DIY stereo tube amp

Discussion in 'Archived Threads 2001-2004' started by Todd Beachler, Feb 4, 2002.

  1. Todd Beachler

    Todd Beachler Stunt Coordinator

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    I'm looking for a project to occupy my time. I'm wanting to build a stereo tube amp and use it for music listening through a set of Acoustic Research AR-1s. Has anyone had experience with a purchased kit and all of the parts or building an amp from purchased plans? Please give list vendors, tips or how-to sites.
     
  2. BrendanL

    BrendanL Agent

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    Check out www.bottlehead.com
    Aimed squarely at the DIYer who wants great results for cheap. The owner is a great guy, and his products really do sound phenomial. You may need new speakers though, as his gear is single ended tube, making about 3-4 watts.
     
  3. Ken Shiring

    Ken Shiring Agent

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    BrendanL, the Bottlehead site is cool, but I would have to say that DIYaudio is the mecca for amplifier design.
    DIYaudio was started with the avid support of Mr. Nelson Pass of Pass Labs. His commercial amplifiers are highly sought after, and there is a forum there for every taste, including Tubes, Solid State, and the newer digital amps. There are many people over there with a scary amount of experience building amps.
    Todd, I highly reccomend it.
     
  4. Brian_Lko

    Brian_Lko Auditioning

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    OK, I'm very intrigued by the tube amp kits, but I have a question.

    Why are the watt ratings so small? Any current receivers output 100W no problem. These tube amps (bottlehead)are putting out 8W. What gives? Obviously, you can't compare the two, as the bottlehead site states their 8W amp will make a 'Straight 8 sing', something I really don't think my 100W Yamaha receiver can do.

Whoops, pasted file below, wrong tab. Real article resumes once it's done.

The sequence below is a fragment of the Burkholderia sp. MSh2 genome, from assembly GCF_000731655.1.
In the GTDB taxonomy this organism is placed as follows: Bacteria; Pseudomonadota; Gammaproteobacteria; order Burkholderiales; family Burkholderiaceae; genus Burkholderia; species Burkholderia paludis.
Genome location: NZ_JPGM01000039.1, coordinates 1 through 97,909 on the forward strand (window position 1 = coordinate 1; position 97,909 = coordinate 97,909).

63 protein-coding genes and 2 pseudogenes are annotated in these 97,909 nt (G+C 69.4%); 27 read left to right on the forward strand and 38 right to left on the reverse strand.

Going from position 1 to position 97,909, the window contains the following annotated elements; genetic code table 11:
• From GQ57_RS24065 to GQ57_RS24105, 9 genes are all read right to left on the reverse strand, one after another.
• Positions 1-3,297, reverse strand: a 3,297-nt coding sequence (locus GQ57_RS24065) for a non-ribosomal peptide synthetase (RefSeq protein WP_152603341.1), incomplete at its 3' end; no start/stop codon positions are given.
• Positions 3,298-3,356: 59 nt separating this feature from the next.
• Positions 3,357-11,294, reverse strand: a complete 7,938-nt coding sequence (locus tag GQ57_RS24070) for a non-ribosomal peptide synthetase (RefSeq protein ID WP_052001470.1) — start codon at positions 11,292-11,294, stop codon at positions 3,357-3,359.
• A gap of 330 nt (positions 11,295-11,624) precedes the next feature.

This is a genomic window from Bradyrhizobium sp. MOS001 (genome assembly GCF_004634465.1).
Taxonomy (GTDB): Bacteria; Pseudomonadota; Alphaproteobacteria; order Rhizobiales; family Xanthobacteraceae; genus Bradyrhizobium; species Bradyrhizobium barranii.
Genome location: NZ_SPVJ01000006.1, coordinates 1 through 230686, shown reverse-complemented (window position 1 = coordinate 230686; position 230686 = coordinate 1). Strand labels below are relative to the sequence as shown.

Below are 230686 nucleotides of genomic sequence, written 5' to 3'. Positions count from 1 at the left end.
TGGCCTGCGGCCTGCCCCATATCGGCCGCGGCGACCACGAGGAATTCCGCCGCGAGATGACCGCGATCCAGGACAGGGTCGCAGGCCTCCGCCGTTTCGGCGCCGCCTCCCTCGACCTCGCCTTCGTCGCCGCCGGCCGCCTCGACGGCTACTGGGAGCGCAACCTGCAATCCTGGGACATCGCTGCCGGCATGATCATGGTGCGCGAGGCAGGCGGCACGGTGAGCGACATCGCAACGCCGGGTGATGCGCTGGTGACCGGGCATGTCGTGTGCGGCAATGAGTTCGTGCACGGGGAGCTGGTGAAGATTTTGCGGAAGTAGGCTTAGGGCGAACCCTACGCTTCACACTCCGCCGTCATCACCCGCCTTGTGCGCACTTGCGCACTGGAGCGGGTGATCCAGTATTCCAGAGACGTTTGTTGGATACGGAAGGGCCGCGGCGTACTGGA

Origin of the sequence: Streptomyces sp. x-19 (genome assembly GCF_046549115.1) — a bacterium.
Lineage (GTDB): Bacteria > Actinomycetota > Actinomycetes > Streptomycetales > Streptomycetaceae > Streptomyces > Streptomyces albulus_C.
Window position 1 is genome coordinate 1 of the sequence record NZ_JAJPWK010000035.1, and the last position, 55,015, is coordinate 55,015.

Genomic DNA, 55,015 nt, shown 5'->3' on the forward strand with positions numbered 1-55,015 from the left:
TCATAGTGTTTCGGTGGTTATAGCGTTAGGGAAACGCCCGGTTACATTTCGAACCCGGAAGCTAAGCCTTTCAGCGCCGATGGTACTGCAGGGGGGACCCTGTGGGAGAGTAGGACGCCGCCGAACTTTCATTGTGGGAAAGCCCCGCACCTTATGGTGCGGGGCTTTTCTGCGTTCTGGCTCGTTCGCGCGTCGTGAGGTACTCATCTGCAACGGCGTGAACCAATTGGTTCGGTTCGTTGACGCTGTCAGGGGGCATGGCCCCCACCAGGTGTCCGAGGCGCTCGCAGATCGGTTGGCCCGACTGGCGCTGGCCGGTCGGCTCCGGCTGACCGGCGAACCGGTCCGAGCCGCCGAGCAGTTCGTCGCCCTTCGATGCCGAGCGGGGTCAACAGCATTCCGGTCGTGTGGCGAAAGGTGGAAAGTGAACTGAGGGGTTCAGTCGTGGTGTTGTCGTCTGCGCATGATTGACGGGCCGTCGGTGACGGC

I'm looking for something for music amplification, my Yamaha RX795 just doesn't cut it for music. A friend of mine who is into DIY likes Bryston ($), but it looks like I can get these tube amps for more or less the same $, even if I have to buy one for left & right channels...

    Anyways, hope these aren't awfully stupid questions (like the woman at the local DVD store returning a 16:9 DVD because it had those 'black bars'...)

    Thanks

    Brian
     
  5. Dustin Haug

    Dustin Haug Agent

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    Unless you've actually heard and like the sound of a tube amp I'd suggest that you stick to solid state amps. You'll almost certainly get more power and less distortion (unless you build it wrong) than a tube design.
     
  6. Colin Dunn

    Colin Dunn Supporting Actor

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    Brian_Lko:

    You are correct that tube amps don't rival the power of current solid-state receivers and power amps. However, many solid-state receiver power specs are exaggerated. When measured RMS, full-bandwidth, all channels driven, many "100W" receivers actually supply 60-70W per channel at acceptable distortion levels. Most high-end tube amps are more conservatively rated for power (RMS, full bandwidth, all channels driven).

    Eight watts per channel doesn't seem like much, but you can actually get a lot of volume even with that little power. Most speakers have efficiency ratings of 88-92 dB/1W/1m. You get an additional 3dB of output when you double your amplifier power. So here's how output scales up from 1W to 100W.

    1W / 88 - 92 dB

    2W / 91 - 95 dB

    4W / 94 - 98 dB

    8W / 97 - 101 dB

    16W / 100 - 104 dB

    32W / 103 - 107 dB

    64W / 106 - 110 dB

    100W / 108 - 112 dB

    This isn't quite THX reference level, but plenty sufficient for many two-channel music applications. Going up from 8W to 100W just takes you from 'dangerously loud' to 'ear-bleed' levels.

    This is somewhat of an oversimplification, since volume declines from that 1m location to the listening position.

    Many people are willing to trade away an extra 11dB of volume capability for the subjectively 'warm' and 'smooth' sound of tube amplifiers. That, however, is a matter of your own taste and priorities.
     
  7. Nathan_M

    Nathan_M Extra

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    Well, I was surfing through the posts on tube amps at DIYaudio boards and ran across this post:
     
  8. Eric S

    Eric S Agent

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    Have a look at Andrea Ciuffoli's web site. Lots of great DIY tube amp plans. Andrea is a very well respected amp designer.
     

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